Miryam Aubert director of the Au pair Agency Au pair Australia, has both worked as an au pair through the UK, Canada and in Australia. She has hosted au pairs as a parent to help care for her children and has seen the au pair relationship from both sides. She has seen when things go well and when they go very badly for au pairs and the host family. She often gives advice to both prospective au pairs and prospective au pair families and has decided it’s time to weave the advice into a short blog. This blog has a selection of tips on how to be a great au pair and how to find a family that will embrace your visit and draw you into their family.
Many young people love to travel but unfortunately it can be an expensive hobby. Living and working as an au pair in Australia can be a great way to travel affordably. Not only that, you also get to embed yourself in the home life of the country and meet locals, whereas on a backpacking holiday you might find yourself surrounded by other travellers. It’s a great option for people you love children and enjoy being part of a family. What is an au pair? The term au pair comes from French and means ‘on the same level’. The au pair lives with the family in the role of a big brother or sister to younger siblings.
They have a set number of hours each week which they spend on child care and usually take on some level of household chores. In most cases you’ll be in a home where the parents work but in some cases you might be in more of a mother’s helper role.
This is particularly common if there are a few young kids at home such as families of multiples (twins, triplets etc.). It’s a role where your jobs might change week to week or even day to day as the families needs change. The au pair will generally eat meals with the family and receives full board and accommodation. as well as a ‘pocket’ money allowance each period that they can save or spend on their own needs. In some households the au pair may also have the use of a car. This can vary a lot between families as you may find that some families have a more formal employer-employee relationship with their au pairs, and others have a more informal relationship. How much do au pairs get paid?
The going rate for au pairs will change from country to country and will also depend on the numbers of hours that you do each week as well as the number and age of the children in the household.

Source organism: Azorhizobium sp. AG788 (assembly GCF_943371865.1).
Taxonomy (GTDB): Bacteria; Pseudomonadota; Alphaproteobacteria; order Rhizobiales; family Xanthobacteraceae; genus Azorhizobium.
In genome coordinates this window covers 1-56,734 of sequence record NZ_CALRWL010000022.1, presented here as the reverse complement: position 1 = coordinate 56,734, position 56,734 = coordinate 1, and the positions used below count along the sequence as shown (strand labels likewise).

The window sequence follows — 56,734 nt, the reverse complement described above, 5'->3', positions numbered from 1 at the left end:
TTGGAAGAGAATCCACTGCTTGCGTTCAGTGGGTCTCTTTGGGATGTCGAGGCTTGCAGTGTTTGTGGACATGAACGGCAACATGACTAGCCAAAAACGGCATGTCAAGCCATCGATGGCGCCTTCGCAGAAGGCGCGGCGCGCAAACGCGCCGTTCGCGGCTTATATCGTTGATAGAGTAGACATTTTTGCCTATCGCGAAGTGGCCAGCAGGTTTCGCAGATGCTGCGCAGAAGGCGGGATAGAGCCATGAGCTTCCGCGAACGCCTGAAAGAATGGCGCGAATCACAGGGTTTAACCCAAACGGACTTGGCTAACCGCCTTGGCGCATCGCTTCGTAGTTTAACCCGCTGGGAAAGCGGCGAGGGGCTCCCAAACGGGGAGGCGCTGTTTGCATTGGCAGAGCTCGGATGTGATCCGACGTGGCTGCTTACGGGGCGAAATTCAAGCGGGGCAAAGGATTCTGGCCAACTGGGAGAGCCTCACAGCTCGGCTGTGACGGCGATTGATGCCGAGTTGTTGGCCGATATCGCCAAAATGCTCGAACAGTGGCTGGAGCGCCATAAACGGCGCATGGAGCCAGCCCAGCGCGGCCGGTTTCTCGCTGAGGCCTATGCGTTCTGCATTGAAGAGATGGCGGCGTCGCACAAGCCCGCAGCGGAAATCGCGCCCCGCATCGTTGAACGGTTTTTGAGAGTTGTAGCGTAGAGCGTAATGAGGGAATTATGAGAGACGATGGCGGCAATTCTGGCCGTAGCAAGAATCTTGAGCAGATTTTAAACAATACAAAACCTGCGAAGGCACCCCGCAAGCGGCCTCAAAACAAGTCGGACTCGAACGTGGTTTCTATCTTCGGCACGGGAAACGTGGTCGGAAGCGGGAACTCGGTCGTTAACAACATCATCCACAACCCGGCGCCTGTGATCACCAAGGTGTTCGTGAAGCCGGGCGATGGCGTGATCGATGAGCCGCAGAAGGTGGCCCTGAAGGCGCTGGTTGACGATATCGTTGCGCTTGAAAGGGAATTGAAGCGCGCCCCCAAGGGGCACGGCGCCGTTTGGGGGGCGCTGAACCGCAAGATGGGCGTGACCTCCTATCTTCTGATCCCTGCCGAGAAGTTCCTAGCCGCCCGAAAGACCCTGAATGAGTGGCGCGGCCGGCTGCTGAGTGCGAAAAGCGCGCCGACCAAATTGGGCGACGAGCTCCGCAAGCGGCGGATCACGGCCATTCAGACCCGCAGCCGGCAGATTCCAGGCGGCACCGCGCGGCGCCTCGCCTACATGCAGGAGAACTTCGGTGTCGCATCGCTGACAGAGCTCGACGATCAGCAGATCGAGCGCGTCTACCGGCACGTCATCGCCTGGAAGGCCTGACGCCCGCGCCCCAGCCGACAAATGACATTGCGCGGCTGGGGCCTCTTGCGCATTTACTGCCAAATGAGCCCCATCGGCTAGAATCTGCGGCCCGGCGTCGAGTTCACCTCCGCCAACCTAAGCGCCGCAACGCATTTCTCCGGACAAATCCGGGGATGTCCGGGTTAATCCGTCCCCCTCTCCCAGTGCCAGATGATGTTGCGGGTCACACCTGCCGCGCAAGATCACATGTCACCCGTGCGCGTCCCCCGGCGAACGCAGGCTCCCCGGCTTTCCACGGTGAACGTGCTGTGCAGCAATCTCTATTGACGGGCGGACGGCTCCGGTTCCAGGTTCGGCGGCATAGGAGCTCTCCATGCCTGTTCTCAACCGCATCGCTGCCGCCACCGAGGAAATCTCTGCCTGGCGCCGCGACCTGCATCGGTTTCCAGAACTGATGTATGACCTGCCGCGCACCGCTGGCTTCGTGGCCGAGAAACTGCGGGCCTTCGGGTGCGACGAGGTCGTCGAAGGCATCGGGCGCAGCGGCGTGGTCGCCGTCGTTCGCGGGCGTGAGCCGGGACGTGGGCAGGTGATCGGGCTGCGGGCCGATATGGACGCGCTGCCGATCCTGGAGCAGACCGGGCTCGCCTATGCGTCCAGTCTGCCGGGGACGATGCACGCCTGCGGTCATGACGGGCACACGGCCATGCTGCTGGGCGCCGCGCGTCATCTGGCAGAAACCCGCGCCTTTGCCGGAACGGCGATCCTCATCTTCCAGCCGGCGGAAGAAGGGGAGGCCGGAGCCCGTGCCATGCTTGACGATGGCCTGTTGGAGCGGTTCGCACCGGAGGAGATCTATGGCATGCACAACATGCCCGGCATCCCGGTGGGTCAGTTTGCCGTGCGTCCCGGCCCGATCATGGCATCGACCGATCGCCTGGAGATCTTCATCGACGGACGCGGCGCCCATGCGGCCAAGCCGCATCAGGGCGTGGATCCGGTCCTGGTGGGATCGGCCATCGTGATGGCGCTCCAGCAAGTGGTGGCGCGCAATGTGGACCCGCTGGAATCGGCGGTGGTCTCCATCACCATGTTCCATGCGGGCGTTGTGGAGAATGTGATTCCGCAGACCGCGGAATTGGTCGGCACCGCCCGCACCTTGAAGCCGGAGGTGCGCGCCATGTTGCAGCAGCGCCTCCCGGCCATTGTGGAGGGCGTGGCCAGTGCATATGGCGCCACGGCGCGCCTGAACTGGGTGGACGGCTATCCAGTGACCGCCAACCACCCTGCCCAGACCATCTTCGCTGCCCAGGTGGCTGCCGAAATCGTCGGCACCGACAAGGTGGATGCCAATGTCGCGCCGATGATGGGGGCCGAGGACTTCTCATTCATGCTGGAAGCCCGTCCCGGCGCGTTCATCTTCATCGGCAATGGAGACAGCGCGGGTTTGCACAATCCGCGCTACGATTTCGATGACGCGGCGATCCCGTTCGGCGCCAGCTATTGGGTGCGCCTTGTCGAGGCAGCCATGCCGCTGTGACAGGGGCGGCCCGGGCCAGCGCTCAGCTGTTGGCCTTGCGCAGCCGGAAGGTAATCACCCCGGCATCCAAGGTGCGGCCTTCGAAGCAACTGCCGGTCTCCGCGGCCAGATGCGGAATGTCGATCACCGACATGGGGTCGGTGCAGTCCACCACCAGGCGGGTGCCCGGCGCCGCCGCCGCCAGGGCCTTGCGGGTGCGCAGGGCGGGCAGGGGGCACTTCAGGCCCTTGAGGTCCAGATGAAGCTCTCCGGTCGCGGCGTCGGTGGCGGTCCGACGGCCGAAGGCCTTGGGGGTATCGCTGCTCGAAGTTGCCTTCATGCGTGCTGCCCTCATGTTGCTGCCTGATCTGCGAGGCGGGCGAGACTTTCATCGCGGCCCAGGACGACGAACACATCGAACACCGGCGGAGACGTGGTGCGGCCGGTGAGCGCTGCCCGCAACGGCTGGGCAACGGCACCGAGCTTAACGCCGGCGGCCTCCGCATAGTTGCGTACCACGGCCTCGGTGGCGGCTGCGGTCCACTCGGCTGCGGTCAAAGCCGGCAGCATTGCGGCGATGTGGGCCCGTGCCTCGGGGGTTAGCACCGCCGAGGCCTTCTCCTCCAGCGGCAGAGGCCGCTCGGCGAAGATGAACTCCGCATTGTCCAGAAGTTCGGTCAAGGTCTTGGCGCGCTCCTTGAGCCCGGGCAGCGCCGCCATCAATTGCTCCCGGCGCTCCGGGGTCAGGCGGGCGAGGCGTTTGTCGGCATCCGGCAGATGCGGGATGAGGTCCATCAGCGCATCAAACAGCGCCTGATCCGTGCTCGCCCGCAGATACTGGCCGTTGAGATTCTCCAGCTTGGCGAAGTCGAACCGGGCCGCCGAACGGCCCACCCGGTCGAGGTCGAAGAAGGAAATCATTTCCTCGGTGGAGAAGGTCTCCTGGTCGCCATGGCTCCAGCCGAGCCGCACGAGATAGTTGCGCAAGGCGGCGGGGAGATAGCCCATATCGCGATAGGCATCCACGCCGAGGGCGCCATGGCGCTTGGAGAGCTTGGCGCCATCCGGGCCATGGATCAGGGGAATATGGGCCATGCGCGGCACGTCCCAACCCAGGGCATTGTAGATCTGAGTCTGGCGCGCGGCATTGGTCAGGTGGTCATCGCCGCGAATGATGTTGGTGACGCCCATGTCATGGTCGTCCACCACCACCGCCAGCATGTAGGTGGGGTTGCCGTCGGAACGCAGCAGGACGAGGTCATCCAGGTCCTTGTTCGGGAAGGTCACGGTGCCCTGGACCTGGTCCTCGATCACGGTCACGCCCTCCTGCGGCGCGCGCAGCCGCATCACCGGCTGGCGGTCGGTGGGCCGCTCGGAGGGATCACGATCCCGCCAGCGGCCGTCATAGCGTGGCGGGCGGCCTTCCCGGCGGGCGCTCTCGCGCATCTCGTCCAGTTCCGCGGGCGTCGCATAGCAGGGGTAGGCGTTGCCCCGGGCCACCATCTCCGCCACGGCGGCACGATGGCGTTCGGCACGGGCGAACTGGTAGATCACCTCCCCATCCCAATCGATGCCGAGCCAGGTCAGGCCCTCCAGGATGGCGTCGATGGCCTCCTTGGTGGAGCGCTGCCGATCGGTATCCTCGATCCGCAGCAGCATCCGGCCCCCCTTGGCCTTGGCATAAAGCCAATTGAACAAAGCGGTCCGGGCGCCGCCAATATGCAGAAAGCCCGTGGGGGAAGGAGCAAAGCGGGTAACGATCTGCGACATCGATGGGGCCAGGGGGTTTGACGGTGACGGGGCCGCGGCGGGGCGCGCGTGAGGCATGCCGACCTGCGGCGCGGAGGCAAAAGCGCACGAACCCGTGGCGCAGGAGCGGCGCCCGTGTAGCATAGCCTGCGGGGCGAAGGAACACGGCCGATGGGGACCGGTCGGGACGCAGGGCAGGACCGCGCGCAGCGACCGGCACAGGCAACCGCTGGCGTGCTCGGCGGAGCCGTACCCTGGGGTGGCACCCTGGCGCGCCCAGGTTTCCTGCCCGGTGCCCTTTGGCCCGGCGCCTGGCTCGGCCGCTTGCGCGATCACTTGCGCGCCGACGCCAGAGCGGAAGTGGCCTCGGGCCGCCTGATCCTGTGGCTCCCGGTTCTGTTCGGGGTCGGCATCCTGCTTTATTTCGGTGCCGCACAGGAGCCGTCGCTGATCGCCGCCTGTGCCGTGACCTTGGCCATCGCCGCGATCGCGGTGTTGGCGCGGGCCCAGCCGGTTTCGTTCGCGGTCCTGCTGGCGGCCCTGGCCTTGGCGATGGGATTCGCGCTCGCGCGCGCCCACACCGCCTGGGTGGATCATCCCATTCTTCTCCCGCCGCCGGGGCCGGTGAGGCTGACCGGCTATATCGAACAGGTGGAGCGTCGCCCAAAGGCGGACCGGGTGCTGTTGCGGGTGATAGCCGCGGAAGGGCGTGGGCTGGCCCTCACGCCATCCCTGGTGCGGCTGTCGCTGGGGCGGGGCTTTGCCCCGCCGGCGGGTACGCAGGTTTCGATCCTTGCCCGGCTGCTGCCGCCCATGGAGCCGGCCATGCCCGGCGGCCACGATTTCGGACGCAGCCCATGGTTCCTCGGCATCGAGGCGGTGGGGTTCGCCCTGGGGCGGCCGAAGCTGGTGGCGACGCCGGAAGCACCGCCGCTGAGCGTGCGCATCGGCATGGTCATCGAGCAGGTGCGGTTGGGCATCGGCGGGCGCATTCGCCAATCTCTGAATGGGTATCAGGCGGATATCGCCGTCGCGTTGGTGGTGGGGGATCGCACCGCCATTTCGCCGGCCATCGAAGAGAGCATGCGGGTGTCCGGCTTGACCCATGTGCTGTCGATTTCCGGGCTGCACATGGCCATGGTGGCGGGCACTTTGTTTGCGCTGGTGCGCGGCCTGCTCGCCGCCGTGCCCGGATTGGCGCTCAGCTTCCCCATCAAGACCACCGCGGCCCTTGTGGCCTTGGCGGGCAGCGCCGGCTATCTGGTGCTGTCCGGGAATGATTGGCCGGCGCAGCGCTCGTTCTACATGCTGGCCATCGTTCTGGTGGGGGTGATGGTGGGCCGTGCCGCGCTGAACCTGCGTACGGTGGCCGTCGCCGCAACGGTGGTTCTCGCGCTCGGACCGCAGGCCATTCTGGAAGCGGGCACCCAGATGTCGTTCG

You may also be able to negotiate a higher rate if you have formal qualification in childcare and/or first aid. Extra experience such as working as a nanny, tutor or babysitting may also let you negotiate a slightly higher rate than an unexperienced au pair on a gap year.
Generally, the rates go up in areas where there are issues getting au pairs such as remote parts of Australia or farms. Au pairs with multiple children in their care, or very young children to look after such as twin babies may also receive more money. Au pairs are in high demand in some areas, and can be in oversupply in popular metro locations.
Equally if the child has some extra needs such as a disability the au pair may get paid more for the work. If you are eager to help out families with disabilities it can be good to get qualifications and experience before you leave home, as this can help parents feel more confident into your abilities to deal with the extra challenges of looking after a child with disabilities. The pay is negotiated between each family and the au pair. It’s important when comparing the packages that each family is offering to consider items such as paying for a mobile phone, use of a car, paid time off, use of a public transport card and internet access.
Sometimes you will find that you have a lot more expenses in a home that offers more money and as a result you’ll have less money to save or explore. In order to get an idea of how much au pairs get paid in Australia, they are usually paid between $6 ad $7 AUD per hour plus accommodation and meals.